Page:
In Dire Times, Asking Donors to 'Unrestrict' Their Gifts
What's the use of a fat endowment, or even a not-so-fat one, if you don't tap into it when times are most dire? That question comes up whenever colleges face financial challenges and start making cuts, as dozens have already done this year. Often the answer is reflexive: An endowment isn't a big slush fund but a collection of many smaller funds, most of which are donor-restricted for specific purposes. Also, endowments are meant to produce income in perpetuity, and drawing on them too deeply could undermine that design. But this might be the year that more colleges answer the endowment question differently, especially in the wake of the Ford Foundation's announcement that it will borrow $1 billion to increase its payouts. The big kids in higher ed could follow the lead of Ford and a few other foundations and borrow, too. Princeton ($500 million), Stanford ($750 million), and Yale ($1.5 billion) already are. Even more of them could pursue an idea proposed by Buck Goldstein at the University of North Carolina at Chapel Hill: that colleges begin to systematically ask their donors to "opt in to a program where all constraints on endowment and contributions would be suspended during the pandemic."

Mississippi State, Washington State to have home-and-home football series
Calling all young Bulldogs and Wildcats. Mississippi State and Washington State have agreed to a home-and-home football series during the 2030 and 2031 football seasons, the schools announced Wednesday. For those curious, some of the kids who will suit up and play in those games have not turned 10 yet. Mike Leach has yet to coach a game for Mississippi State, too. He took the head coaching job in Starkville in January. If he's still around a decade from now, he'll have a chance to coach against the program fled this past winter. Leach was Washington State's head coach for eight years before arriving at Mississippi State. Leach will be 69 when the first of two games between Mississippi State and Washington State takes place at Davis wade Stadium on Aug. 31, 2030. He'll be 70 when the cats and dogs get together in Pullman, Washington, on Aug. 30, 2031. As for the upcoming season, Mississippi State is still scheduled to open the year in Starkville against New Mexico on Sept. 5. The amount of fans allowed to file into Davis Wade Stadium amid the coronavirus pandemic has yet to be determined.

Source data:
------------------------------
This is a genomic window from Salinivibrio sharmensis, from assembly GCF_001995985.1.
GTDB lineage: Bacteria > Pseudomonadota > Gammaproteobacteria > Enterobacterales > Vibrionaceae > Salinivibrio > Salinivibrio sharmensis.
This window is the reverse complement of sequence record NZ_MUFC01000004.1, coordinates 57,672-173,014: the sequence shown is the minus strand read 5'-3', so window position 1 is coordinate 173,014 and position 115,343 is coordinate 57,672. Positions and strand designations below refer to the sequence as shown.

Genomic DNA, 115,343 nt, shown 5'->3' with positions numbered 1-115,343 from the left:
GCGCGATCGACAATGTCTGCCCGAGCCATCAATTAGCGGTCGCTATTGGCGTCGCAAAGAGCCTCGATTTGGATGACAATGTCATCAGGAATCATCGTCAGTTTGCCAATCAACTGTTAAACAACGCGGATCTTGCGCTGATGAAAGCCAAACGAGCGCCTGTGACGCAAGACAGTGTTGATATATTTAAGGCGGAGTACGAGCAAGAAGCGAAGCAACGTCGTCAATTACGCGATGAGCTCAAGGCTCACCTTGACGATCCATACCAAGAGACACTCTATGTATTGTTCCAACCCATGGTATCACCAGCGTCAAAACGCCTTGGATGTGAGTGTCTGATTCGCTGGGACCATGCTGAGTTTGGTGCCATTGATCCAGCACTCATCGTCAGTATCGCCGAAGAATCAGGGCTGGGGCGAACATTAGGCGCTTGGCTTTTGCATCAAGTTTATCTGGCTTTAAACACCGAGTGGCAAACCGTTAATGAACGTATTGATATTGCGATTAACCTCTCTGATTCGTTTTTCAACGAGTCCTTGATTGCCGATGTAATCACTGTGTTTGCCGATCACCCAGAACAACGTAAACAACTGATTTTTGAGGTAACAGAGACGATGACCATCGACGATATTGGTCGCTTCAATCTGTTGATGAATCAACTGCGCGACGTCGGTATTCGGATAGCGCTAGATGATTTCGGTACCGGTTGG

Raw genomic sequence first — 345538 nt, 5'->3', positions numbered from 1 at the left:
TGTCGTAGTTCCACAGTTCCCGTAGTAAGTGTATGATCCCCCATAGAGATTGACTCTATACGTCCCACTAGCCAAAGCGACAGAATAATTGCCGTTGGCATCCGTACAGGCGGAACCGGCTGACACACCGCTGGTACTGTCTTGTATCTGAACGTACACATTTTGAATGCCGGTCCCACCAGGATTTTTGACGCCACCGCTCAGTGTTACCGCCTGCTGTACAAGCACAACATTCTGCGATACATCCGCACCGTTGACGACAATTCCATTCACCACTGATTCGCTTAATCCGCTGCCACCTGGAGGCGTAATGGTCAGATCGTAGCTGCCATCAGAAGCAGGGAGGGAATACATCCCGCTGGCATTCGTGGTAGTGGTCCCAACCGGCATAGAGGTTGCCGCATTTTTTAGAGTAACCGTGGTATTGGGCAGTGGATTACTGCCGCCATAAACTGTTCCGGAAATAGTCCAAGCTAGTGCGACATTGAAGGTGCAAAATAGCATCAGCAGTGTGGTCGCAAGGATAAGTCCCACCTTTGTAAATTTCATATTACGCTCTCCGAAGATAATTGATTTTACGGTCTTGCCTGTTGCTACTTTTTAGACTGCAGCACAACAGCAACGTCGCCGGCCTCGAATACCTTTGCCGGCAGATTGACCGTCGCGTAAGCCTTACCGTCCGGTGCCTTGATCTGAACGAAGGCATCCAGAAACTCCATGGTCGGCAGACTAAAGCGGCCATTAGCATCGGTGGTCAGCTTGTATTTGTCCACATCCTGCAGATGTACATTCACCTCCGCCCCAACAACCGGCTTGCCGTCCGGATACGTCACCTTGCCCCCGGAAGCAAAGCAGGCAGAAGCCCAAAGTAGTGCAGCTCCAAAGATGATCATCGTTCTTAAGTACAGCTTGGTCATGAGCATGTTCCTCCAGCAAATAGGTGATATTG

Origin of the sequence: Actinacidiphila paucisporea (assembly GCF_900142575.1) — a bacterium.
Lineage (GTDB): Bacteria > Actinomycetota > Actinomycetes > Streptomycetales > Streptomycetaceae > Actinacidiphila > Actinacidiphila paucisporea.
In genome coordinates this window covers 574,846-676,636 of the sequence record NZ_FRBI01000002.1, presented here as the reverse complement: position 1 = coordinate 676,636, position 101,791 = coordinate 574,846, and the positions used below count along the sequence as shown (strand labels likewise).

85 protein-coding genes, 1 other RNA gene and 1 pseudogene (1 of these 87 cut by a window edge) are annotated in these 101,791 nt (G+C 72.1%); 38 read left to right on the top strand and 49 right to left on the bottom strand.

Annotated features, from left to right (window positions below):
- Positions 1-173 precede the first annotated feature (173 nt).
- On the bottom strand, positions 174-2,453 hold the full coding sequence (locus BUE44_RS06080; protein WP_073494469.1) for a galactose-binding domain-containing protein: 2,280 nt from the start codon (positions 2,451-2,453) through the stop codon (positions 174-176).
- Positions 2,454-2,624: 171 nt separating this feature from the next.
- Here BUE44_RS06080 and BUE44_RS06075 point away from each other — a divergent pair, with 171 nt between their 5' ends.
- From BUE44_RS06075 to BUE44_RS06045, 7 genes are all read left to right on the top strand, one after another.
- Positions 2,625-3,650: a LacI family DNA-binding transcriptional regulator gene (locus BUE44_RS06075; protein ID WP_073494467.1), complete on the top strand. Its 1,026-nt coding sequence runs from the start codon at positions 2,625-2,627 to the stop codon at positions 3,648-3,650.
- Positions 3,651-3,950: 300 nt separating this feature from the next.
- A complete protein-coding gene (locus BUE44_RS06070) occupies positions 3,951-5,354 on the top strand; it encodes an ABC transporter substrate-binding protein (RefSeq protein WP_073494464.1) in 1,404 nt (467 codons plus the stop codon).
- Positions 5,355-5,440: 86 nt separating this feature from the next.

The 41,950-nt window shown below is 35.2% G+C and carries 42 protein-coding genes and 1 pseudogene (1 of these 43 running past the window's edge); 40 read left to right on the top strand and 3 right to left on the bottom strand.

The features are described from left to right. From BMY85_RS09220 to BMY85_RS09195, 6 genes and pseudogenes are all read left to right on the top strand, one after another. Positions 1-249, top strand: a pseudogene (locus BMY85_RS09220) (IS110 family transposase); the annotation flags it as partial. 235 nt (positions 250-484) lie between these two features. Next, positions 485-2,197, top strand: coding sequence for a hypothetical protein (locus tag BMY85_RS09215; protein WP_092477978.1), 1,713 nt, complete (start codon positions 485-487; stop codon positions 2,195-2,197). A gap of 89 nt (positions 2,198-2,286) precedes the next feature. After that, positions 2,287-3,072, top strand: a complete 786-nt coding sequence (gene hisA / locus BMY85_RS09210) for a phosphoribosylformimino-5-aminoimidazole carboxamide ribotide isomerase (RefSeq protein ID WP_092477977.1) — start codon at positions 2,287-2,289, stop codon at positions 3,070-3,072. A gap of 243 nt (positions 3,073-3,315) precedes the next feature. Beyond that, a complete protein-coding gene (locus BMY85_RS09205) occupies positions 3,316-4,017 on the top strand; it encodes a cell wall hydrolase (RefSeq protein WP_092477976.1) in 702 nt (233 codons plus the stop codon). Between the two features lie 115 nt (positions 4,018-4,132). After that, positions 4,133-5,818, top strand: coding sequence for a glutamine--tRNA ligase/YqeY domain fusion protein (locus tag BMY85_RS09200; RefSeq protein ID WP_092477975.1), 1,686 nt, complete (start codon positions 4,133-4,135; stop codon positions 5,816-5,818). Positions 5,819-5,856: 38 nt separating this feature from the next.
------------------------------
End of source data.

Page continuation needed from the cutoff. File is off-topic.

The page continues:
Mississippi State sets home-and-home series with Washington State
Mississippi State has scheduled a future home-and-home series with Mike Leach's former employer. In 2030, the Bulldogs will welcome Washington State to Starkville before making the return trip to Pullman in 2031. Leach led the Cougars for eight seasons before brining his 'air-raid' offense to Mississippi State. "We're thrilled to add another home-and-home series against a quality opponent and institution like Washington State to our future schedules," MSU Director of Athletics John Cohen said. "These will be the first-ever meetings between the two programs and should be an exciting opportunity and experience for our student-athletes and fans." While a lot can happen over the course of a decade, Leach taking on his former team would add intrigue to the future matchup.
Mississippi State football schedules future home-and-home series with Washington State
Mike Leach is returning to Pullman. Sort of. Sources confirmed to The Dispatch Wednesday that Mississippi State and Washington State -- Leach's former employer -- have agreed to a home-and-home series for the 2030 and 2031 seasons. An official announcement was made later Wednesday afternoon. "We're thrilled to add another home-and-home series against a quality opponent and institution like Washington State to our future schedules," MSU Athletic Director John Cohen said in a news release. "These will be the first-ever meetings between the two programs and should be an exciting opportunity and experience for our student-athletes and fans." The first game of the series will be held Aug. 31, 2030 in Starkville, while the return trip to Pullman will occur on Aug. 30, 2031. During his eight seasons at Washington State, Leach compiled a 55-47 record, including an 11-win season during the 2018 campaign. He also took the Cougars to six bowl games over that span. MSU will also face Pac-12 opponents during the 2022-23 and 2024-25 seasons when they will face Arizona and Arizona St., respectively.
Bulldogs, Cougars schedule football series
Mississippi State announced a home-and-home football series with Washington State on Wednesday afternoon. It won't be soon. The series will take place in 2030 and 2031. Mississippi State will host WSU on Aug. 31, 2030, then the Bulldogs will travel to Pullman, Washington, on Aug. 30, 2031. It will be the first meetings between the two programs. Mississippi State has not played a Pac-12 opponent since the Bulldogs hosted Oregon in 2003. MSU also has future series announced with Pac-12 opponents Arizona in 2022-2023 and Arizona State in 2024-2025. New MSU head coach Mike Leach spent eight seasons at the helm of Washington State before taking the job in Starkville. He helped lead the Cougars to 55-47 overall record and a 36-36 conference record.
Washington State, Mississippi State to play home-and-home in football